Test and Trace

Government Considering Exempting Fully-Vaccinated Brits From Quarantine Rules after Contact with Covid Carriers

The gap between vaccinated and unvaccinated Brits is set to grow even further under new plans to exempt people who have received both doses of a vaccine from having to self-isolate for 10 days after coming into contact with Covid carriers. Those who are exempt will have to abide instead by a strict testing regime and will still have to isolate if a test result comes out positive.

The Health Secretary is said to be “very keen” on this approach. All that is needed, according to reports, is for Chris Whitty, the Chief Medical Officer for England, to give his seal of approval. The MailOnline has more.

Britons who have received both jabs would be exempt from self-isolation for a 24-hour period after each negative test result. 

Tests would be required every morning for one week if a person is told by Test and Trace that they have been near someone with the infection.

Health Secretary Matt Hancock is said to be “very keen” on the new approach which would help to lift coronavirus restrictions.

But the proposal can only go ahead after Chris Whitty, the Chief Medical Officer for England, is content with the outcome of a study of 40,000 people…

Initial results from the study are predicted to come in next month and the research is set to finish by the end of this summer. 

A Whitehall source told the Times: “The vaccines are extremely effective and we want to keep people safe whilst minimising interruption to their lives. 

“So of course it is an attractive option if shown to be safe.”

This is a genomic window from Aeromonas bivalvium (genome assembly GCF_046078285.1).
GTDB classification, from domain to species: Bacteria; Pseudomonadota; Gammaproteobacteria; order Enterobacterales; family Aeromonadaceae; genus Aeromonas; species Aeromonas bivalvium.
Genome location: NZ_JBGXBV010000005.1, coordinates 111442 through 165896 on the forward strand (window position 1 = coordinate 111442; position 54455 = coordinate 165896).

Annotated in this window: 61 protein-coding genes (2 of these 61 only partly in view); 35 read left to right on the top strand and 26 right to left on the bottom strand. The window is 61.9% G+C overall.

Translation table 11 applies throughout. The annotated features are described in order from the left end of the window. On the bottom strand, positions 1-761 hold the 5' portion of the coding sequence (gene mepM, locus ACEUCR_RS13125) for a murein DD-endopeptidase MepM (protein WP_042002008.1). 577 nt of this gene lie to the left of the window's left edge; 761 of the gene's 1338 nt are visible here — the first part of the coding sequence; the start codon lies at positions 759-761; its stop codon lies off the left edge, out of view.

It follows 62,000 people having to self-isolate last week after coming into contact with Covid carriers. 

Another source added: “It’s obviously very appealing if it’s safe so we need to show that before we bring it in.

“Matt is very keen on it and there is a strong appetite in some corners.”

Worth reading in full.

£35 Million Test and Trace App Only Contacts Half of People Who Need to Self-Isolate

A recent survey suggested that more Brits are now willing to follow self-isolation rules after coming into contact with someone with Covid (90%) than in early March (84%). But how important are compliance rates if people don’t know they are required to isolate? The Test and Trace app – which has cost the taxpayer at least £35 million – is contacting fewer than half of its users who need to self-isolate, according to the Office for National Statistics (ONS). The Telegraph has the story.

The NHS Test and Trace app is contacting people who need to self-isolate in fewer than half of coronavirus cases, new data show.

A survey by the ONS found that in early April, only 48% of those who had downloaded the app and were required to self-isolate received a notification.

Of these, just 15% received the app notification at least a day before any other source, such as a phone call from a contact tracer.

The figures are the latest indication of the extremely limited impact the technology has played in reducing the spread of cases, despite costing at least £35 million.

They follow the delay of a software update earlier this month after a new check-in feature was found to violate Apple and Google’s privacy rules.

The ONS figures also found that nine out of 10 people required to self-isolate after being in contact with someone who tested positive for coronavirus said they fully adhered to the rules.

However, of the respondents who did not follow self-isolation requirements, 78% reported they left the house for non-permitted reasons during their 10-day isolation period, the ONS said.

Of those who left their homes, 27% said they had gone to the shops, while 13% went out for outdoor recreation or exercise.

Worth reading in full.

NHS Test and Trace App Update Blocked For Breaking Privacy Rules